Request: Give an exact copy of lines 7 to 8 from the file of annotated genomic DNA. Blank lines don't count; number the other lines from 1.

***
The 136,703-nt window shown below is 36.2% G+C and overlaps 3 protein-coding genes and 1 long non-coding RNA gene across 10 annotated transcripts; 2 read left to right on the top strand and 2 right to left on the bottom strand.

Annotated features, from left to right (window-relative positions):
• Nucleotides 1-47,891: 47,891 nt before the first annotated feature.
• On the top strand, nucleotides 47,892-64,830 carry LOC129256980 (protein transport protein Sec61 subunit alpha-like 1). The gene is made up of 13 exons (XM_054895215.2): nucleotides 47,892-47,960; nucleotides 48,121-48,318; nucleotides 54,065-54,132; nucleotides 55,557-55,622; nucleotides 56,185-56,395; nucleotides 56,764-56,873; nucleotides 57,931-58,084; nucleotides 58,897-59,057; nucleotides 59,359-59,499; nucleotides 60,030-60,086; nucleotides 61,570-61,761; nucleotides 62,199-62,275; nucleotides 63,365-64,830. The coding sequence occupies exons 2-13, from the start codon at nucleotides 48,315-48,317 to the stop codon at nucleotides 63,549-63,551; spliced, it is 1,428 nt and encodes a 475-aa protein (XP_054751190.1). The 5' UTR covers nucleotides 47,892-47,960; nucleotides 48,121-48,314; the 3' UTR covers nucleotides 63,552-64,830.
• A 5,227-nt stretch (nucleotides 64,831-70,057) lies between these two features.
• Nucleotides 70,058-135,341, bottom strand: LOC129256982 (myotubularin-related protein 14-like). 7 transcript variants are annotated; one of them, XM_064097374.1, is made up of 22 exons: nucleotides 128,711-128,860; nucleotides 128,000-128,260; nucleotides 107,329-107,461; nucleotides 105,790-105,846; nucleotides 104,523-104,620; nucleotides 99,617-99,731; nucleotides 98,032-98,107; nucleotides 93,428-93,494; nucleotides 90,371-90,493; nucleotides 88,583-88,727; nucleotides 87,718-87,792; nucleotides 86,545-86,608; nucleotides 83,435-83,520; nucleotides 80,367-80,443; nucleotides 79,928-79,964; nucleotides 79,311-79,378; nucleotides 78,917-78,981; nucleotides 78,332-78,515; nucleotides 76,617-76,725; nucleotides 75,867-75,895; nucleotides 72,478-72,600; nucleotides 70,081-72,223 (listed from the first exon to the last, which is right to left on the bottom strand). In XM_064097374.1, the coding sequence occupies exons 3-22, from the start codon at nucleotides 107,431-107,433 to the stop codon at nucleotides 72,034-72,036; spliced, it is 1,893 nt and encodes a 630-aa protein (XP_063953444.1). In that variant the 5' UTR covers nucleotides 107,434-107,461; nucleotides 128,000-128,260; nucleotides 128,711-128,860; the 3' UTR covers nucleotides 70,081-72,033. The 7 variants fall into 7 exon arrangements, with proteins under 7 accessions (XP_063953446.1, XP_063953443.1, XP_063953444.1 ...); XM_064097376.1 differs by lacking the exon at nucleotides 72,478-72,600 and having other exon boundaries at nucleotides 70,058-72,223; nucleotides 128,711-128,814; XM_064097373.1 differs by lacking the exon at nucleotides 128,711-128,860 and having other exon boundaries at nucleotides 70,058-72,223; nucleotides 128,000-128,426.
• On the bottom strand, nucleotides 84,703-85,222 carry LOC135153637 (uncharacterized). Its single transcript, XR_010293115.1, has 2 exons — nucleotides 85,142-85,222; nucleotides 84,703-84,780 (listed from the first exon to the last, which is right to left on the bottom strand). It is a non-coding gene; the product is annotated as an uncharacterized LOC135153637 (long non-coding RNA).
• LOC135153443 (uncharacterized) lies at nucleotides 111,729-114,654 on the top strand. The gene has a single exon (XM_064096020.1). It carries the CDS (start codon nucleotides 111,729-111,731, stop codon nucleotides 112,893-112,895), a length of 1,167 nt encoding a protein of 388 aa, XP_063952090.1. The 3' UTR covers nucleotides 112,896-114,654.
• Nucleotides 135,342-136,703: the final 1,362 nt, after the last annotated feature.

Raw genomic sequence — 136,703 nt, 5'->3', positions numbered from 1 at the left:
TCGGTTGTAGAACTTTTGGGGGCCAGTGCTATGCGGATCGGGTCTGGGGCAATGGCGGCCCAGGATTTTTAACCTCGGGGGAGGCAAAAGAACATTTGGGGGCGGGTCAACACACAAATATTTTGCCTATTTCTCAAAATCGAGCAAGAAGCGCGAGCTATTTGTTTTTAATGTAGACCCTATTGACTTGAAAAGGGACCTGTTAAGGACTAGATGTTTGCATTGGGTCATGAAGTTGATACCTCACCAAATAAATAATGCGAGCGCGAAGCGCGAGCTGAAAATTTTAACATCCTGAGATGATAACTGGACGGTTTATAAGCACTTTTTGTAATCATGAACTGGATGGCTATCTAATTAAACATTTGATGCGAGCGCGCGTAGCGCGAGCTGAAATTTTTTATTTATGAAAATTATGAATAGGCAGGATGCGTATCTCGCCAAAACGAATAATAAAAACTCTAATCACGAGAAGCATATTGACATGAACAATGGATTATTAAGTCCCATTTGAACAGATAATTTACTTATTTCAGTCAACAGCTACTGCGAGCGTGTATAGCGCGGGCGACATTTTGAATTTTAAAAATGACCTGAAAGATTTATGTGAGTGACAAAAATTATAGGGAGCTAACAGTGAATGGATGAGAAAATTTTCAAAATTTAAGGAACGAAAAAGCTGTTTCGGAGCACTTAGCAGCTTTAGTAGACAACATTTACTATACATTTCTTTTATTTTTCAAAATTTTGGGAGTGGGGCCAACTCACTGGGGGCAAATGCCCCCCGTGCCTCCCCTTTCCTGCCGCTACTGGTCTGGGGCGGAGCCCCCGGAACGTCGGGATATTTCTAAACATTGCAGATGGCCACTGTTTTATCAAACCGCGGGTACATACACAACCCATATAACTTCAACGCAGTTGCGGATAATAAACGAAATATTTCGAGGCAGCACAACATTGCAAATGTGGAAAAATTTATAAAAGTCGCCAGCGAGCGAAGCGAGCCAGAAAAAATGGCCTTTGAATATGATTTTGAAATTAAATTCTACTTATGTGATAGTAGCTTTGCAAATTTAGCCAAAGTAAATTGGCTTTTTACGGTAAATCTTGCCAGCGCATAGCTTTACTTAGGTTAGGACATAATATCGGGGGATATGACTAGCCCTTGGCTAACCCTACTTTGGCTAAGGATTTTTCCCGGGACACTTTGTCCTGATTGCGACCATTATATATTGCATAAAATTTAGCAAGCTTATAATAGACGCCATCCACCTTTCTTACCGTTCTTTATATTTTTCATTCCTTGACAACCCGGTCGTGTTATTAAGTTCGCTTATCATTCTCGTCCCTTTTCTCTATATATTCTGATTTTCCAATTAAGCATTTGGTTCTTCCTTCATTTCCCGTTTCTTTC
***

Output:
• On the bottom strand, nucleotides 84,703-85,222 carry LOC135153637 (uncharacterized). Its single transcript, XR_010293115.1, has 2 exons — nucleotides 85,142-85,222; nucleotides 84,703-84,780 (listed from the first exon to the last, which is right to left on the bottom strand). It is a non-coding gene; the product is annotated as an uncharacterized LOC135153637 (long non-coding RNA).
• LOC135153443 (uncharacterized) lies at nucleotides 111,729-114,654 on the top strand. The gene has a single exon (XM_064096020.1). It carries the CDS (start codon nucleotides 111,729-111,731, stop codon nucleotides 112,893-112,895), a length of 1,167 nt encoding a protein of 388 aa, XP_063952090.1. The 3' UTR covers nucleotides 112,896-114,654.